With everyone from George Osborne downwards now acknowledging that growth this year will be weaker-than-expected , an argument has restarted in government about how best to stimulate the economy. Last night, the BBC's Nick Robinson reported that some cabinet ministers were agitating for an extra £5bn in capital spending , to be channelled towards the nation's roads, rail and broadband internet.
Naturally, Robinson didn't name names, but I draw your attention to comments made by Chris Huhne at a fringe event at the Lib Dem conference on Monday night. "Remember ... the target that we have is the structural current balance," the Energy Secretary said. "It is current not capital spending. That is an important distinction." In other words, the government could ramp up capital spending without breaching its fiscal mandate: to eliminate the structural deficit (the part of the deficit that remains even once when the economy has returned to normal growth) and to ensure a falling debt-to-GDP ratio by the end of the parliament. Huhne has since insisted that he doesn't recognise the £5bn figure and that there is "no such plan". As the great Claud Cockburn  once quipped, "never believe anything until has been officially denied".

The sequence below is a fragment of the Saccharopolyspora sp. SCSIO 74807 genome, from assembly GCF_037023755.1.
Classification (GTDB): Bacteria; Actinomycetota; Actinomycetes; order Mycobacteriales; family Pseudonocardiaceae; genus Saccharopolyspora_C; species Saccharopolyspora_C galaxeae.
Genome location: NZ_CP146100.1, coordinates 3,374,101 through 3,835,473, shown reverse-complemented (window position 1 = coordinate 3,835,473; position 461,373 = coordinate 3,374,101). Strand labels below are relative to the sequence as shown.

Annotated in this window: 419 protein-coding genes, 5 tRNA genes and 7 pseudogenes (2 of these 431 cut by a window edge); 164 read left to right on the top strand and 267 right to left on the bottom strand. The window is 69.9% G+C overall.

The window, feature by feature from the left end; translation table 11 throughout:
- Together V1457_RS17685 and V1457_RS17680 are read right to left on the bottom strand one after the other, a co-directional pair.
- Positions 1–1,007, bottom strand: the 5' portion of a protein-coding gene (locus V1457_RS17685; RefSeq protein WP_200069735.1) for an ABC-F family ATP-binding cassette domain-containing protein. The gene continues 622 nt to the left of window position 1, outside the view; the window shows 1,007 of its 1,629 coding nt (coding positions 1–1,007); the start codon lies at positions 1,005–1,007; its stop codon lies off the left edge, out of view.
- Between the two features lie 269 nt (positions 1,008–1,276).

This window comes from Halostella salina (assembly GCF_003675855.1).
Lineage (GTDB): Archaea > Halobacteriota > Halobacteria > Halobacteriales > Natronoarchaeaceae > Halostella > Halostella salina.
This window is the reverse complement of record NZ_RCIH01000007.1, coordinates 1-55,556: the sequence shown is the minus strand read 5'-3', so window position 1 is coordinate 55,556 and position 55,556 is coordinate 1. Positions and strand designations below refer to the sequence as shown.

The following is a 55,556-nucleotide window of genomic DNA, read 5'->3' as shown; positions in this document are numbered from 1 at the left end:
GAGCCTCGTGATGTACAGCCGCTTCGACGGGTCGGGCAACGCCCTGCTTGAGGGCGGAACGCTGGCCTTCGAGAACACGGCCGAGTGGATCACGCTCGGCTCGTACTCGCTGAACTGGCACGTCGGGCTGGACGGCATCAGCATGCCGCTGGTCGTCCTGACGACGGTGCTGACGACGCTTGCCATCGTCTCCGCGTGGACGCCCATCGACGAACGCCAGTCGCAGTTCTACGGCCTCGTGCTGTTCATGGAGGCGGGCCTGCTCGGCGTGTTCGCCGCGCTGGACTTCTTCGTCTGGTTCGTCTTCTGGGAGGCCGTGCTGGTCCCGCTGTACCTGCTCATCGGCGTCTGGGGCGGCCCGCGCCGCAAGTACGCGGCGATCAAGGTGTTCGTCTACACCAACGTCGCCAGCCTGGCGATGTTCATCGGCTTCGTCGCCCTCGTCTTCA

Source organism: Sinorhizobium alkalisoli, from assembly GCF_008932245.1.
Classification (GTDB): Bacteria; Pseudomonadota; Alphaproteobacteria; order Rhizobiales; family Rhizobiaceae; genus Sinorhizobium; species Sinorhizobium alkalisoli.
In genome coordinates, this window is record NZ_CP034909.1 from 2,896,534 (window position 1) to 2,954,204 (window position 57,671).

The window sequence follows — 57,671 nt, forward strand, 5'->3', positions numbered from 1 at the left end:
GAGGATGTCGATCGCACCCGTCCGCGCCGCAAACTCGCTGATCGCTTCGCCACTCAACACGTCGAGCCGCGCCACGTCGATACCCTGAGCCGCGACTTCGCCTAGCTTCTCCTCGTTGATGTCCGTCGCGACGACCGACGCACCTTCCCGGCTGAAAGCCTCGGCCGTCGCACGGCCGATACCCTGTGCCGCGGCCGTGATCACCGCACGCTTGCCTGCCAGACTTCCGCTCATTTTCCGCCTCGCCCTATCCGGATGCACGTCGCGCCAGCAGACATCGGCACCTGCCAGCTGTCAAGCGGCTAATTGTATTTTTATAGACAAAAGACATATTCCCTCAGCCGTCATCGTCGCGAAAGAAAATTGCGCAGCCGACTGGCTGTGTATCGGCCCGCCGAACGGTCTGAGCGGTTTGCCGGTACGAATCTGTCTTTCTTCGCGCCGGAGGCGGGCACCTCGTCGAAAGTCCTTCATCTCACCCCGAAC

Whoever the culprit was (and Vince Cable uttered the s-word - stimulus - several times in his speech ), they were swiftly squashed by the Treasury. "We have our spending plans and we are sticking to them," a spokesman said.
Appearing on the Today programme this morning, an uneasy sounding Danny Alexander  stuck to the script. The government would "strain every sinew" to promote growth but it would not spend a penny more then the limits set out in the Spending Review . "We have set out plans on capital spending, we're going to stick to those plans across the board on spending," the Chief Secretary to the Treasury said. He added: "I just don't recognise the numbers involved or the process as described."
It was Chris Huhne who previously suggested that the cuts could be scaled back  in the event of a serious downturn, and who declared that he was not "lashed to the mast" of deficit reduction. But Alexander certainly is. As growth continues to fall and unemployment continues to rise, this is one argument that will not go away.